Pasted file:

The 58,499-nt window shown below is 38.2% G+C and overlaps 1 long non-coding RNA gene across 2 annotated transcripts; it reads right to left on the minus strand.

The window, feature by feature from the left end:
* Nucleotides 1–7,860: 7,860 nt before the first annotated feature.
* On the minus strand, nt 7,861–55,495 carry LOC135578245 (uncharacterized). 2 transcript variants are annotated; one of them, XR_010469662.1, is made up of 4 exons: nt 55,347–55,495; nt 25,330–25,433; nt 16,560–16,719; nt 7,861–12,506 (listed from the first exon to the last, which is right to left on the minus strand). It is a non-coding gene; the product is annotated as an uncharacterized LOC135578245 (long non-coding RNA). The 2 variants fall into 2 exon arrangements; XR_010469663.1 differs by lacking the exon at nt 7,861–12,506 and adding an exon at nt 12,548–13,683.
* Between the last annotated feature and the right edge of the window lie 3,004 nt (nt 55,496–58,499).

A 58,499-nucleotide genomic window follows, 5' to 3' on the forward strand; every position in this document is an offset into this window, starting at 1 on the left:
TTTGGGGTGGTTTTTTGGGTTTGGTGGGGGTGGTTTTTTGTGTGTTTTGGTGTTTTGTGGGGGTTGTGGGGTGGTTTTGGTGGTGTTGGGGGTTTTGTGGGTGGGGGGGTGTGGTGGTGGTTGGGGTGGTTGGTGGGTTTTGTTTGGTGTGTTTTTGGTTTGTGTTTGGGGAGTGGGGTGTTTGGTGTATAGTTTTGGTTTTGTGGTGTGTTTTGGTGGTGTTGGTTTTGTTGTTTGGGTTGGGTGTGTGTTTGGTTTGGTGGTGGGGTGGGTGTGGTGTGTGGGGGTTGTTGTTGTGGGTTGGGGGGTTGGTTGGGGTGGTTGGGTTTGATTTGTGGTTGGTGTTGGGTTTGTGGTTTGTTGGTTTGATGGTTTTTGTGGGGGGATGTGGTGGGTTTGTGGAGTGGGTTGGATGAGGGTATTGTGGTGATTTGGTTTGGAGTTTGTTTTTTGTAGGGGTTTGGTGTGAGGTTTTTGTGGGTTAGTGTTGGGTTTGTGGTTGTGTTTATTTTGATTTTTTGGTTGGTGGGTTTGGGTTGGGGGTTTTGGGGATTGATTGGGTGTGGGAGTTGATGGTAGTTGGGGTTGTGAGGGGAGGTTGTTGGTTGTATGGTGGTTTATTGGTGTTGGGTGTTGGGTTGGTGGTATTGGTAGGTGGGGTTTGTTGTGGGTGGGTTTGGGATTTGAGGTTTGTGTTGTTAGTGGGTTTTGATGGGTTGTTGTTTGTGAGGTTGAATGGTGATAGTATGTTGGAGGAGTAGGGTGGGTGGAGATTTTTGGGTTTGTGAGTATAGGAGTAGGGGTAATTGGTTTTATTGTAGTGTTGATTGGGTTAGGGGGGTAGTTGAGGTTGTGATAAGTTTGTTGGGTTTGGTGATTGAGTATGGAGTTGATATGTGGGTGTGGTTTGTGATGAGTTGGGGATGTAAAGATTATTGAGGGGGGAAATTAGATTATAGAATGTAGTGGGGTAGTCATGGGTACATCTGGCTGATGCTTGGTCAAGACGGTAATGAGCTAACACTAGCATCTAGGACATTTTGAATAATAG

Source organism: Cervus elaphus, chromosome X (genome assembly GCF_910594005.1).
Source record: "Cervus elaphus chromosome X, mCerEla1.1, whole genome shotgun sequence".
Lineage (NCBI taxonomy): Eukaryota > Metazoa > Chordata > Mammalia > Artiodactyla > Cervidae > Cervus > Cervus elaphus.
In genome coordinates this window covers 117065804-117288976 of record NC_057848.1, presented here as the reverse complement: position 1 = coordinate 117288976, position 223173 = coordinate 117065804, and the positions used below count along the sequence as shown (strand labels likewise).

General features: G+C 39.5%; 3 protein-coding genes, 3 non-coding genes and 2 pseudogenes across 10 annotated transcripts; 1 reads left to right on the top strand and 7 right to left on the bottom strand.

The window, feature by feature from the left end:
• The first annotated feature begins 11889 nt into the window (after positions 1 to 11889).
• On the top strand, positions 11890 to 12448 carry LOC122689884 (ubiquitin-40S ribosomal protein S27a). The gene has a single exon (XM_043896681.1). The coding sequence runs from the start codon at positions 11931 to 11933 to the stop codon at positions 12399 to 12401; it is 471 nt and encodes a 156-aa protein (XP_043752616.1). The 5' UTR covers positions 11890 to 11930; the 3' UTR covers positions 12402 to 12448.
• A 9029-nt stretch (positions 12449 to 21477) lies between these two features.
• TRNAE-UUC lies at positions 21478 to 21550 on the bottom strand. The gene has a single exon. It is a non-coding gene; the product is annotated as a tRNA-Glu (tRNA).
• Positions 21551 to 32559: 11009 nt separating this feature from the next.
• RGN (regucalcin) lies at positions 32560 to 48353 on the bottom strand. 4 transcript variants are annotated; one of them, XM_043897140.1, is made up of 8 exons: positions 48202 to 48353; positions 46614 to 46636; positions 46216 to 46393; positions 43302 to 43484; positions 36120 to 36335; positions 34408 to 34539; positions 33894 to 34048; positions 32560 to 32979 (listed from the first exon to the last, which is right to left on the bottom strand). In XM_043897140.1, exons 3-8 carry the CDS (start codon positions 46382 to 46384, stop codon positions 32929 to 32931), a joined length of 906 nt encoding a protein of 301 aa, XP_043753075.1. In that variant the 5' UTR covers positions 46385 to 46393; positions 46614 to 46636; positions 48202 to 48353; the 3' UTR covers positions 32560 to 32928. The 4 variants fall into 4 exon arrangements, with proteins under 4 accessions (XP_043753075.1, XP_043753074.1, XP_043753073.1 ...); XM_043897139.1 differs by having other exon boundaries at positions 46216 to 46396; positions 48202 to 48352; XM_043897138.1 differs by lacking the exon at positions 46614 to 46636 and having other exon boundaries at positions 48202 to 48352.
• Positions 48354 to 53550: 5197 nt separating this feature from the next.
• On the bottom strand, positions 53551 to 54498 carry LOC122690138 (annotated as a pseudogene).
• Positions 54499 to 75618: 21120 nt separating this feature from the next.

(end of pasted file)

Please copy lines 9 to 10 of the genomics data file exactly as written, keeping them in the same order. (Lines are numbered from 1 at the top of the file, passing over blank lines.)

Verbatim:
Source record: "Cervus elaphus chromosome X, mCerEla1.1, whole genome shotgun sequence".
Lineage (NCBI taxonomy): Eukaryota > Metazoa > Chordata > Mammalia > Artiodactyla > Cervidae > Cervus > Cervus elaphus.